Designing safe and effective Pilates training programs that are client-specific, goal-oriented, and help improve whole-body health is the primary function of a great Pilates teacher. You can know lots of good exercises, but it’s the subtle changes, adaptations, or order for workout sequence that help your clients get the results they are looking for from their Pilates program.
The Pilates program outlined here was designed by an Apprentice Teacher and is being used as an example for a critique on designing effective Pilates programs.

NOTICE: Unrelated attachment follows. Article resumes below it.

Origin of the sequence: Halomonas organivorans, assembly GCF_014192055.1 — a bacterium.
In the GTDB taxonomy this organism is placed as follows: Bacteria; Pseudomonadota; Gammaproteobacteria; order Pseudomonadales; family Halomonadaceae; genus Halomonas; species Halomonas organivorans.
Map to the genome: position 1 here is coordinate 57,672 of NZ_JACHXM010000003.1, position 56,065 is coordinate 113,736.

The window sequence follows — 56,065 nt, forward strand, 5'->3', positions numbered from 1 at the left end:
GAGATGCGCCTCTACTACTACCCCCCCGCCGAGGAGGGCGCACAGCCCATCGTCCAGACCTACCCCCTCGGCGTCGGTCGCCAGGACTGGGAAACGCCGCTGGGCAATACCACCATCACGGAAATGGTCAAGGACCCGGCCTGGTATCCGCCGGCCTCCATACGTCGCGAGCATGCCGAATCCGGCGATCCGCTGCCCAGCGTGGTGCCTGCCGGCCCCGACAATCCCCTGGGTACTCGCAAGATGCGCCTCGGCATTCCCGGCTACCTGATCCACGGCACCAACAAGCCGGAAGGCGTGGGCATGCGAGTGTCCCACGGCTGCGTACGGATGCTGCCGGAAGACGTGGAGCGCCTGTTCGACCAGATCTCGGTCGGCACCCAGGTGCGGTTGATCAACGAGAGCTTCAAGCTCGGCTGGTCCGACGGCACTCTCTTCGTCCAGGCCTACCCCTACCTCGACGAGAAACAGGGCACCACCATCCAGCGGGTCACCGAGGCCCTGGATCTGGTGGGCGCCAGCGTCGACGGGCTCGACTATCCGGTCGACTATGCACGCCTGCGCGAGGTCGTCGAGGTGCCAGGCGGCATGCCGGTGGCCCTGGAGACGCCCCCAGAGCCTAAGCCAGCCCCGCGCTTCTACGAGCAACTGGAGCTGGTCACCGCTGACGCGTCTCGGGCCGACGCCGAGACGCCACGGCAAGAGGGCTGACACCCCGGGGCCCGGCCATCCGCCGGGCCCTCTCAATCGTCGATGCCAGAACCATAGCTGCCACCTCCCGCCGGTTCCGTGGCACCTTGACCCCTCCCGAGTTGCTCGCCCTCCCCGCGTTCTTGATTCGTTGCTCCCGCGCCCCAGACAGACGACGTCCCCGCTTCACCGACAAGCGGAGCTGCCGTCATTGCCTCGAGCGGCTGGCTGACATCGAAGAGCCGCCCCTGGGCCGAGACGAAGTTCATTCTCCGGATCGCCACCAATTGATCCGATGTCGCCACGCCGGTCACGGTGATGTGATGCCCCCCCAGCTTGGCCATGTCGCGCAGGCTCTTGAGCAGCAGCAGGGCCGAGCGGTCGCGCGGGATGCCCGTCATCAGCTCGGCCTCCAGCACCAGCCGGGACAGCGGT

This blog posting is meant to assist Pilates teachers, and especially new Pilates trainers with assistance in thoughtful and safe exercise selection to design safe and effective workout programs. I do not recommend that you precisely follow this program, but analyze the program and my comments and suggestions – then use this information to help develop your critical thinking skills, make good exercise choices, and design great Pilates programs for your clients.
As a more-experienced teacher, I enjoy helping the students in my teacher-training program develop their critical thinking skills. It thought there may be other new teachers out there who would find this information useful.
Below is an example of a beginner’s Pilates Workout Program with the consideration of no neck flexion that I recently reviewed for an apprentice teacher. The exercises that were chosen for this program are not right or wrong… Any exercise can be a good choice if done correctly.